A useful definition of inflation is the disassociation of demand from supply- the rise of the belief that one’s buying power can long exceed one’s supplying power, that one can get something for nothing, that one can continually take from others without giving. Particularly if the central bank funds these demands, all too soon the value of money, the instrument of demand, approaches nothing, which as Voltarire observed, is the natural worth of such scraps of paper.  Even if the government insures the scraps by making them convertible into gold, they will be worth very little if the moral fabric of production and exchange dissolves.  In a collapsed economy, where trust everywhere fails, a man might trade an ounce of gold for a pound of corn.  In a thriving economy, his ounce of gold might buy him a half a ton of corn.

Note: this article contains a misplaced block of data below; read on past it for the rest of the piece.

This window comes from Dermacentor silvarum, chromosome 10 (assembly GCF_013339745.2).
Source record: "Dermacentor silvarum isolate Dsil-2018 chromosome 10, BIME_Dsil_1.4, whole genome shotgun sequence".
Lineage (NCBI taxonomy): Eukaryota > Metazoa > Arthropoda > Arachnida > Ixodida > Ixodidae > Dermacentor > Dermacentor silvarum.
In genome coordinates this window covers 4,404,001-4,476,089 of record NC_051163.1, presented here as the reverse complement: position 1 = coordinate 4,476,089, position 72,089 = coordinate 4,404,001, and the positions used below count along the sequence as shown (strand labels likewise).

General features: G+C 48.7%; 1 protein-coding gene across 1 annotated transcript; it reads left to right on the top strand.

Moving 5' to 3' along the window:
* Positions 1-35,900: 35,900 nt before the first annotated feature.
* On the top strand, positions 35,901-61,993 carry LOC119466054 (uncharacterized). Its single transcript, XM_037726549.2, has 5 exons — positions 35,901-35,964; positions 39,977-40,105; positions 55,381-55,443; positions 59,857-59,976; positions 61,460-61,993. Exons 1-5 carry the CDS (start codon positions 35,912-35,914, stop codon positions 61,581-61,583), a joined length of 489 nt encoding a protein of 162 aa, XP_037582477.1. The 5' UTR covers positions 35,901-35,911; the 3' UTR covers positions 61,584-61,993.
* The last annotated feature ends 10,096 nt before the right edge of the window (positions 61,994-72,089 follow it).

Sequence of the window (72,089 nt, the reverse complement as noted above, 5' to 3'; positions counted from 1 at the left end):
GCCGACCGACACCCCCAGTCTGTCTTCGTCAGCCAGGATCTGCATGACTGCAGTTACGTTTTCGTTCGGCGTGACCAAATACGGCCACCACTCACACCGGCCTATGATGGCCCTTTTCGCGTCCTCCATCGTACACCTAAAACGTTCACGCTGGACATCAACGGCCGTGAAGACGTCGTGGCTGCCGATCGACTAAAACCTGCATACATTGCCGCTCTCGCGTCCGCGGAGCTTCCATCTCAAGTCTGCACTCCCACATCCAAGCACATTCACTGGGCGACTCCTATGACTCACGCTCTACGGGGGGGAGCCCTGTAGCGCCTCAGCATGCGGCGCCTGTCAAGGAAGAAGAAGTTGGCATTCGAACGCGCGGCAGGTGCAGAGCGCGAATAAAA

From the new edition of Wealth and Poverty by George Gilder


Wealth only has value if it can be used.  Cars only have value if there are roads to drive them on.  All the money the Fed can print can only have value if the laws do not circumvent the effective deployment of the capital by free entrepreneurs.

Sound money is important, but sound money alone does not create a prosperous or a productive society.  The obsession from the some on the right for a gold standard, a balanced budget, or a dissolved Fed does not address the real problem- a regulatory state that neuters economic growth by stripping wealth from knowledge, a state that measures political success by the increase in dependency, and the idea that the future can be determined by those with PhDs in studying the past.